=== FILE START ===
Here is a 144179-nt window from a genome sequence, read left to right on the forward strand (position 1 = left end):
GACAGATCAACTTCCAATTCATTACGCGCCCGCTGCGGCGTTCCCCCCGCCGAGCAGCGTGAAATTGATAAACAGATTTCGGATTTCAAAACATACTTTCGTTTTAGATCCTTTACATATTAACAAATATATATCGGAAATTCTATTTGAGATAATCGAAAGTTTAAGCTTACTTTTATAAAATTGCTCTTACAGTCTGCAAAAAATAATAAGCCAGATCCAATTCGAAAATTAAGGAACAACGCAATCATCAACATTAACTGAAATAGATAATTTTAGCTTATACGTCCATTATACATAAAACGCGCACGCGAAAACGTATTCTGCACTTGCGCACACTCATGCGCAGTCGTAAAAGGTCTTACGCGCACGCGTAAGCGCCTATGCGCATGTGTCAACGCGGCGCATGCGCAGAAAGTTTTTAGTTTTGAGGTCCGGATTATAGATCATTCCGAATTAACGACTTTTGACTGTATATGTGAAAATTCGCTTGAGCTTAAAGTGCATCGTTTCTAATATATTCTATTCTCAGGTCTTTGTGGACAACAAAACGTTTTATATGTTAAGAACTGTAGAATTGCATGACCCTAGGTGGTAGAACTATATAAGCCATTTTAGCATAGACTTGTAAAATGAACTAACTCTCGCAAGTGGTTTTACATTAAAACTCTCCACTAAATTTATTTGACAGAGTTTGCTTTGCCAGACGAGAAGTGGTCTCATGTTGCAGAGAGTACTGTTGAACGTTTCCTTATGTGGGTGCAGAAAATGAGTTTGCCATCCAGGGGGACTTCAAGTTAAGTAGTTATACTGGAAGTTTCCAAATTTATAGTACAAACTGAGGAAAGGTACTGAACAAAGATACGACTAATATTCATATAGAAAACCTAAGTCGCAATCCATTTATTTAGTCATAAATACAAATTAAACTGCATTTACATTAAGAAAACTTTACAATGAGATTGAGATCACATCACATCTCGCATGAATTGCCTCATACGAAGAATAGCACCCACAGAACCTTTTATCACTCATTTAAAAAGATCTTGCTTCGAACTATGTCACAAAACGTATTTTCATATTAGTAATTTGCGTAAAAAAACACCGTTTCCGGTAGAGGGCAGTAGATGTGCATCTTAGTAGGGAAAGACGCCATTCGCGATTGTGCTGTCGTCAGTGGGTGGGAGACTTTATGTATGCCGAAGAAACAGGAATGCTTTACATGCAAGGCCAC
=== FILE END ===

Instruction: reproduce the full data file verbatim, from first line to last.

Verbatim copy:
Here is a 144179-nt window from a genome sequence, read left to right on the forward strand (position 1 = left end):
GACAGATCAACTTCCAATTCATTACGCGCCCGCTGCGGCGTTCCCCCCGCCGAGCAGCGTGAAATTGATAAACAGATTTCGGATTTCAAAACATACTTTCGTTTTAGATCCTTTACATATTAACAAATATATATCGGAAATTCTATTTGAGATAATCGAAAGTTTAAGCTTACTTTTATAAAATTGCTCTTACAGTCTGCAAAAAATAATAAGCCAGATCCAATTCGAAAATTAAGGAACAACGCAATCATCAACATTAACTGAAATAGATAATTTTAGCTTATACGTCCATTATACATAAAACGCGCACGCGAAAACGTATTCTGCACTTGCGCACACTCATGCGCAGTCGTAAAAGGTCTTACGCGCACGCGTAAGCGCCTATGCGCATGTGTCAACGCGGCGCATGCGCAGAAAGTTTTTAGTTTTGAGGTCCGGATTATAGATCATTCCGAATTAACGACTTTTGACTGTATATGTGAAAATTCGCTTGAGCTTAAAGTGCATCGTTTCTAATATATTCTATTCTCAGGTCTTTGTGGACAACAAAACGTTTTATATGTTAAGAACTGTAGAATTGCATGACCCTAGGTGGTAGAACTATATAAGCCATTTTAGCATAGACTTGTAAAATGAACTAACTCTCGCAAGTGGTTTTACATTAAAACTCTCCACTAAATTTATTTGACAGAGTTTGCTTTGCCAGACGAGAAGTGGTCTCATGTTGCAGAGAGTACTGTTGAACGTTTCCTTATGTGGGTGCAGAAAATGAGTTTGCCATCCAGGGGGACTTCAAGTTAAGTAGTTATACTGGAAGTTTCCAAATTTATAGTACAAACTGAGGAAAGGTACTGAACAAAGATACGACTAATATTCATATAGAAAACCTAAGTCGCAATCCATTTATTTAGTCATAAATACAAATTAAACTGCATTTACATTAAGAAAACTTTACAATGAGATTGAGATCACATCACATCTCGCATGAATTGCCTCATACGAAGAATAGCACCCACAGAACCTTTTATCACTCATTTAAAAAGATCTTGCTTCGAACTATGTCACAAAACGTATTTTCATATTAGTAATTTGCGTAAAAAAACACCGTTTCCGGTAGAGGGCAGTAGATGTGCATCTTAGTAGGGAAAGACGCCATTCGCGATTGTGCTGTCGTCAGTGGGTGGGAGACTTTATGTATGCCGAAGAAACAGGAATGCTTTACATGCAAGGCCAC